What’s more, the technology that drove the progression of firearms and the improved manufacturing and business practices adopted at gun factories propelled the U.S. into the Industrial Age. America owes much to the gun. Americans, whether they are gun owners or not, whether they love them or despise them, would be wise to remember all that the gun has meant to this nation and hope and pray that guns remain in the hands of its citizens.

Update: Most of this piece is contained in a chapter in my soon to be released book: The Miracle and Magnificence of America. (Click link for a preview.)

Copyright 2016, Trevor Grant Thomas
At the Intersection of Politics, Science, Faith, and Reason.
Trevor and his wife Michelle are the authors of: Debt Free Living in a Debt Filled World

Saturday, May 14, 2016

Bathroom Madness a Natural Consequence of Liberalism

No one should be surprised by President Obama's--or any other "principled" liberal's--take on the "transgender" bathroom debate. Before I proceed, pause for just a moment and imagine almost anyone 20, 40, or 50 years ago reading that last sentence. One of two responses would have been nearly universal: the reader would have been either aghast, or in denial. Some probably would have thought it a joke.

I remember when liberals used to make fun of the idea of men dressing as women:

And this is what most all of America--liberal, conservative, educated, ignorant, Christian, irreligious, and so on--once thought of the ridiculous idea that a man could suddenly become a woman simply because he wanted to:

Don't liberals ever get tired of "struggling against reality?" Now we have to take liberals serious when they talk of forcing us into allowing boys into girls restrooms and locker rooms, because, of course, they are serious. After all, they've already won over no less than the U.S. Supreme Court when it comes to their perverse notions of what is marriage.

Of course, this is the madness that results from liberalism. This is what happens when the absolute and eternal truths of God are ignored and mocked. As Southern Baptist Convention President Ronnie Floyd recently put it after President Obama's absurd bathroom edict: "It’s an outrageous attack on our Creator Himself, upon human sexuality and morality and a further advancement of the flagrant attack on religious freedom in our culture." And as Barack Obama again proves, this is what happens when liberals have political power.

Copyright 2016, Trevor Grant Thomas
At the Intersection of Politics, Science, Faith, and Reason.
Trevor and his wife Michelle are the authors of: Debt Free Living in a Debt Filled World

Saturday, May 7, 2016

Target Will--Eventually--Become a Target

When it comes to sexual assault, more than once the last couple of years I've declared that, if a woman dresses and acts like a prostitute, she should not be surprised when she finds immoral men who are willing to treat her as such. Likewise, a department store that ignores sound science, eternal truths, and plain common sense on bathroom etiquette, should not be surprised when immoral men decide to take advantage of such ignorant policy.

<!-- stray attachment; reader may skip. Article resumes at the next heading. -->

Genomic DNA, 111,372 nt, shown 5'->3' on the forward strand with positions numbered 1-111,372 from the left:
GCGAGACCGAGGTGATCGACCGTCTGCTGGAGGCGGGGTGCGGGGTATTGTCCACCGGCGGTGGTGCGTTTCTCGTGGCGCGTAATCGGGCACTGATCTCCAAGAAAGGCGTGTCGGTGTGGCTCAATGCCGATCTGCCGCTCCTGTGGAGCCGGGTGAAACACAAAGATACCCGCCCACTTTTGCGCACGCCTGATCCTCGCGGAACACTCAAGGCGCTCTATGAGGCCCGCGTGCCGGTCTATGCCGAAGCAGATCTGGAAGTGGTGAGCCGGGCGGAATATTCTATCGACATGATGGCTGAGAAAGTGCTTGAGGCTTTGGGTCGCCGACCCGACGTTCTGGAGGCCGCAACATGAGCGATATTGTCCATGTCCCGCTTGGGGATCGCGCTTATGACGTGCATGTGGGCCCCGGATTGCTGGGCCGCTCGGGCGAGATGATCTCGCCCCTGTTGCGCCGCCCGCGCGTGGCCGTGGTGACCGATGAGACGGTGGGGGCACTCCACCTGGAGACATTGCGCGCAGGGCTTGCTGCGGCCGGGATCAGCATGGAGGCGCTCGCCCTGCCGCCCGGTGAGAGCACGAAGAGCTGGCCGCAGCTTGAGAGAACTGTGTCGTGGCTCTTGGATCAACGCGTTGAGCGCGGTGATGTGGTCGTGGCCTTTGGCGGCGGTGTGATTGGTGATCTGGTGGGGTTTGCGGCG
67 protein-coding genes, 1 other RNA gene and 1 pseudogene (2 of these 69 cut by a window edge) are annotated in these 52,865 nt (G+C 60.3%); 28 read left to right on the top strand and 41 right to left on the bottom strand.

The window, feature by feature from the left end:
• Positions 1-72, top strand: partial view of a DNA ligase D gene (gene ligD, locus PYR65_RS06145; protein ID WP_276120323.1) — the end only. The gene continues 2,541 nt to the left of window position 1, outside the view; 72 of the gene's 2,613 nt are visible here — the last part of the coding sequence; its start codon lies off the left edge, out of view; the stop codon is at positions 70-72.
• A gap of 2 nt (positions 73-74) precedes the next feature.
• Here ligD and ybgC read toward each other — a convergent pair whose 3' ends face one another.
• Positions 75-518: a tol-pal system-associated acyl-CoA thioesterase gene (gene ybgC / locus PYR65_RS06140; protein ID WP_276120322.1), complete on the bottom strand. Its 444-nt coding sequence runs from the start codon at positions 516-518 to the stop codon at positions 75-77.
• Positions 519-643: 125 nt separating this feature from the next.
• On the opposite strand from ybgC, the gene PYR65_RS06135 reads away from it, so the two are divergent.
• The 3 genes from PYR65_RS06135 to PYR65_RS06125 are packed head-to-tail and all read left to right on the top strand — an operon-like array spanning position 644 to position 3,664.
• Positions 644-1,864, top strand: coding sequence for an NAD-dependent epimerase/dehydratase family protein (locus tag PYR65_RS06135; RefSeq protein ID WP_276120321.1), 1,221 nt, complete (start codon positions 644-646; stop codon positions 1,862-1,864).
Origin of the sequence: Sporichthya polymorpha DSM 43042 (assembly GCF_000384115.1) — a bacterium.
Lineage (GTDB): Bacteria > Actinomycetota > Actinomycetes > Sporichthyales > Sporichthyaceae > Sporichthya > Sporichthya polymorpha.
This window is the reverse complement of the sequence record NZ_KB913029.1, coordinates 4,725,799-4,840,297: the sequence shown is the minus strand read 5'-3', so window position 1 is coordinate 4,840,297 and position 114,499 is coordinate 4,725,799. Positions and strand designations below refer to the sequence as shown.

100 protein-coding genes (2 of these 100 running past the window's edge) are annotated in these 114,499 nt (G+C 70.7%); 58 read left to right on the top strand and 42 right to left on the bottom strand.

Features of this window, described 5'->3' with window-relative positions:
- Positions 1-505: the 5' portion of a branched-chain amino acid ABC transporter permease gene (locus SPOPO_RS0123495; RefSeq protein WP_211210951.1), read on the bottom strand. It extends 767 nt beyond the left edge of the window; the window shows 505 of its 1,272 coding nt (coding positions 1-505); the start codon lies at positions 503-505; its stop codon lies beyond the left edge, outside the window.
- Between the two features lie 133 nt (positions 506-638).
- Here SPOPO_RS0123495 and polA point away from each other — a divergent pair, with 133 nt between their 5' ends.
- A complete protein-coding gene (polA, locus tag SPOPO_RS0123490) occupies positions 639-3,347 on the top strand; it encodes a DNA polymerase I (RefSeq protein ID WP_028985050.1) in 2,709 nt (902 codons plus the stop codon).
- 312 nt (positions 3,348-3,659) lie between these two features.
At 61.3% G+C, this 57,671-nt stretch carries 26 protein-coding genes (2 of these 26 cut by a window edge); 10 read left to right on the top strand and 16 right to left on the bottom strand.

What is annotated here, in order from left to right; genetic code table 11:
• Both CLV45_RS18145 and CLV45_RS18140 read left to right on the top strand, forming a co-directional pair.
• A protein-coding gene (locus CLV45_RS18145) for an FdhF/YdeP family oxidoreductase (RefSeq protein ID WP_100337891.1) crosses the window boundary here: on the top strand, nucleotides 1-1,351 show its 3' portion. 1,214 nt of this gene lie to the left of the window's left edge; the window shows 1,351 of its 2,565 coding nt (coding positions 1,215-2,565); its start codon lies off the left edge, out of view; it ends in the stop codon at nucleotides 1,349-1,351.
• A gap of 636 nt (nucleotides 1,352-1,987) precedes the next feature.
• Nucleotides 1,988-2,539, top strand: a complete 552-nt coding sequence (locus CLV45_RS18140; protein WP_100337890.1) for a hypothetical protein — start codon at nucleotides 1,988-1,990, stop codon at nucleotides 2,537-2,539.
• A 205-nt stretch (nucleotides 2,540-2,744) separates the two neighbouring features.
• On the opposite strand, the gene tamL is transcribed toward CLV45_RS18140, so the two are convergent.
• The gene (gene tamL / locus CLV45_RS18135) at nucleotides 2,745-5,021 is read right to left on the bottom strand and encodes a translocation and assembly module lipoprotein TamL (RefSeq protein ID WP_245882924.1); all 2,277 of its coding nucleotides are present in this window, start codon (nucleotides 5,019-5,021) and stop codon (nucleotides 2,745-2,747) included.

Make no mistake about it, if Target refuses to back down from it's foolish new position that allows individuals to use whatever bathroom or dressing room they feel like, someone is going to get hurt. Unlike a slutty woman whose foolishness is likely only to invite harm upon herself, Target's actions will lead to others, perhaps even children, getting harmed.

I've posted the below video twice before, but over two decades in education have taught me that some people need to hear and see things many times over before they learn what needs to be learned. Again, educate yourself on what can result from allowing men access to women's facilities:

Once one of these perverts attacks some poor lady in a Target restroom, a message to these ignorant corporations needs to be sent. And sadly, just about the only message such organizations understand is a hit to their bottom line. Thus, the very first time someone is attacked in a Target store, the victim needs to file a massive lawsuit against Target. What's more, legal groups across the U.S. who are not allies of the perverse homosexual agenda need to line up and let Target know that they will be quick to sign on for the suit.

It's time to stand up to these corporate fools. Texas Attorney General Ken Paxton provides some inspiration in this way. Paxton recently sent a letter to Target's CEO. As the chief lawyer and law enforcement officer for the State of Texas, he asked Target to disclose how the plan to protect women and children in their bathrooms and fitting rooms. Fox News reports that Paxton also reminded Target that "voters in Houston recently repealed by a wide margin an ordinance that advanced many of the same goals as Target's current policy."

Lovers of the truth must also continue to stand up to the government fools backing the perverse homosexual agenda. North Carolina's Speaker of the House provides the inspiration here. On Wednesday, the Obama Justice Department said that North Carolina's common-sense "bathroom bill" violates federal civil rights law and set a Monday deadline for the Tar Heel State to change the law. The Blaze reports that Republican State House Speaker Tim Moore "told reporters on Thursday that North Carolina would not be 'bullied' by the Justice Department into meeting a Monday deadline to change the new law."

As I've said before, this is a battle, and it is not for the weak. If you're looking for an opportunity to stand against wickedness, the battle raging within the sexual realm in our culture is an excellent place to get engaged.

Copyright 2016, Trevor Grant Thomas
At the Intersection of Politics, Science, Faith, and Reason.
Trevor and his wife Michelle are the authors of: Debt Free Living in a Debt Filled World

Tuesday, May 3, 2016